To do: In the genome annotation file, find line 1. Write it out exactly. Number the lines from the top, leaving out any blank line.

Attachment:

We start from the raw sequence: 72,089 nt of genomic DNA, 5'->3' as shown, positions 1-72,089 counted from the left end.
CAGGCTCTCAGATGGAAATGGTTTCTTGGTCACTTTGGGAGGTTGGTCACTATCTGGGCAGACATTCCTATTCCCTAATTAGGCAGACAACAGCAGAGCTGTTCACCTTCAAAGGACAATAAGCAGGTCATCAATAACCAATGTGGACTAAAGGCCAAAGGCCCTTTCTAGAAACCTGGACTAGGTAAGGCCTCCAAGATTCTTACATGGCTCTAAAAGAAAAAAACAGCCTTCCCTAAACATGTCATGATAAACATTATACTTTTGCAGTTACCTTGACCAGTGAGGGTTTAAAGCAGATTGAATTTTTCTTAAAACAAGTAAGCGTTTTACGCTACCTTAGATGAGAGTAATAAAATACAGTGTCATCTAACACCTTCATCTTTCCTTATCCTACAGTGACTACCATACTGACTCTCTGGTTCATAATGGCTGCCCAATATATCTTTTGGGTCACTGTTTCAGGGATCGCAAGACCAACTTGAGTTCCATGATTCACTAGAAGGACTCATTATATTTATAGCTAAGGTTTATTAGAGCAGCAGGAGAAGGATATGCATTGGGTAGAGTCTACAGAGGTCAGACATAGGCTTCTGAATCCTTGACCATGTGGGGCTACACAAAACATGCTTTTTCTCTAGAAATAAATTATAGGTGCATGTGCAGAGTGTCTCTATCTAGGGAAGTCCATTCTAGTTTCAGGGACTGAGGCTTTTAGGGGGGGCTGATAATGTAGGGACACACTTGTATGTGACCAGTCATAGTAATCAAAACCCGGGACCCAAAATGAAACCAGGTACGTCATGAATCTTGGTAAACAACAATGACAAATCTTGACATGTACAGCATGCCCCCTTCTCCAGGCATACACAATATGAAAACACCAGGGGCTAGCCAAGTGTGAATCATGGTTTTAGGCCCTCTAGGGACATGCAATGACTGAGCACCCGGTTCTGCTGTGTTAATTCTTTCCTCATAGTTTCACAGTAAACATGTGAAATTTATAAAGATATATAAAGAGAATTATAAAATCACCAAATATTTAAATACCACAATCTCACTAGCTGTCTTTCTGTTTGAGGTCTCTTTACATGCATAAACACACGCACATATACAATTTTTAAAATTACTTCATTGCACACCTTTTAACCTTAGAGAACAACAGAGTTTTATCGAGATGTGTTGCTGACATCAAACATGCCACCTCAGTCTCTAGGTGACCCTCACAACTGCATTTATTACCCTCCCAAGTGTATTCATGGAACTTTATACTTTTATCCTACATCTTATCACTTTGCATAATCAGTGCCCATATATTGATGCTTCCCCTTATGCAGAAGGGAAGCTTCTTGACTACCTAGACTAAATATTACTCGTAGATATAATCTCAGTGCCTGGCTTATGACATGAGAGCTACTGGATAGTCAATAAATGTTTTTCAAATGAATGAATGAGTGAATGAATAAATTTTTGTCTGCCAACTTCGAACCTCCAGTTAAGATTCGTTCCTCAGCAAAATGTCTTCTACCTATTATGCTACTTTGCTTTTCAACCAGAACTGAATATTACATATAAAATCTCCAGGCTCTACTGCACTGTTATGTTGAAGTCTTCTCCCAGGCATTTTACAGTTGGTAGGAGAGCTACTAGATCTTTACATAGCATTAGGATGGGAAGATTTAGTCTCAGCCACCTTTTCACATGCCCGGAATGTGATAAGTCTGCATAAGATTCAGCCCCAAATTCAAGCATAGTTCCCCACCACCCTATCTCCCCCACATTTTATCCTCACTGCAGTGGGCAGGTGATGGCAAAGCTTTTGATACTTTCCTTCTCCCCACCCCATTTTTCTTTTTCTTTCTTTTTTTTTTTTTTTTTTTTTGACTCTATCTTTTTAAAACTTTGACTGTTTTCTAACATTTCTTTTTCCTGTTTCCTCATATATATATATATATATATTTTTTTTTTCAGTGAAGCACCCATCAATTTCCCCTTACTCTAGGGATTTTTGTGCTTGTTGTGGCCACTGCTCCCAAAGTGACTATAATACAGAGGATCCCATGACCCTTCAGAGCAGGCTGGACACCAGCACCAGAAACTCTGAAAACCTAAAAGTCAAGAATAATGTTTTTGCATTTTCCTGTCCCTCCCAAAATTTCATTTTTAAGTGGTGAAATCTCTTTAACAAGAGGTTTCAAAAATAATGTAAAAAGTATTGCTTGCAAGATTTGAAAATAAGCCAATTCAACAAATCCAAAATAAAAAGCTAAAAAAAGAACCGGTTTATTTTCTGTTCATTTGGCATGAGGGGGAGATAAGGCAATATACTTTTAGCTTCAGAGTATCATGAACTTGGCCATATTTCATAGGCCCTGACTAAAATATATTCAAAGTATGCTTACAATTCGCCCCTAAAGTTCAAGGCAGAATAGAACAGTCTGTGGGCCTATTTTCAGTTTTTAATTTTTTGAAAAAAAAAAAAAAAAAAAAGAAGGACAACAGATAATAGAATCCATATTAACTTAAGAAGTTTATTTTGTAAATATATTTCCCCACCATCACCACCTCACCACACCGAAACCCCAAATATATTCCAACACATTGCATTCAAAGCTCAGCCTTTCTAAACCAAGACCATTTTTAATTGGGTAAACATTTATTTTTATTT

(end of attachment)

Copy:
We start from the raw sequence: 72,089 nt of genomic DNA, 5'->3' as shown, positions 1-72,089 counted from the left end.